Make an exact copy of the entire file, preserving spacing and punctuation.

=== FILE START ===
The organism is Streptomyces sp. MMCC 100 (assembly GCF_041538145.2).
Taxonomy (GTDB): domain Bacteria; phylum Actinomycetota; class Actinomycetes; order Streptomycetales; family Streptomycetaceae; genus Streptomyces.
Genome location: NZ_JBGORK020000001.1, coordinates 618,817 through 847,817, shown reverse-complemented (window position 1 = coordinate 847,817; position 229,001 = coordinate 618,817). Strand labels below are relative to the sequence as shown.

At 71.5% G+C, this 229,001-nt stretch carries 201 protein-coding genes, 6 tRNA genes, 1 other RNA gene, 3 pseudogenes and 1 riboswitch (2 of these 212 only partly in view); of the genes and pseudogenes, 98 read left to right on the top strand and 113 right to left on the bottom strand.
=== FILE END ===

The organism is Streptomyces sp. MMCC 100 (assembly GCF_041538145.2).
Taxonomy (GTDB): domain Bacteria; phylum Actinomycetota; class Actinomycetes; order Streptomycetales; family Streptomycetaceae; genus Streptomyces.
Genome location: NZ_JBGORK020000001.1, coordinates 618,817 through 847,817, shown reverse-complemented (window position 1 = coordinate 847,817; position 229,001 = coordinate 618,817). Strand labels below are relative to the sequence as shown.

At 71.5% G+C, this 229,001-nt stretch carries 201 protein-coding genes, 6 tRNA genes, 1 other RNA gene, 3 pseudogenes and 1 riboswitch (2 of these 212 only partly in view); of the genes and pseudogenes, 98 read left to right on the top strand and 113 right to left on the bottom strand.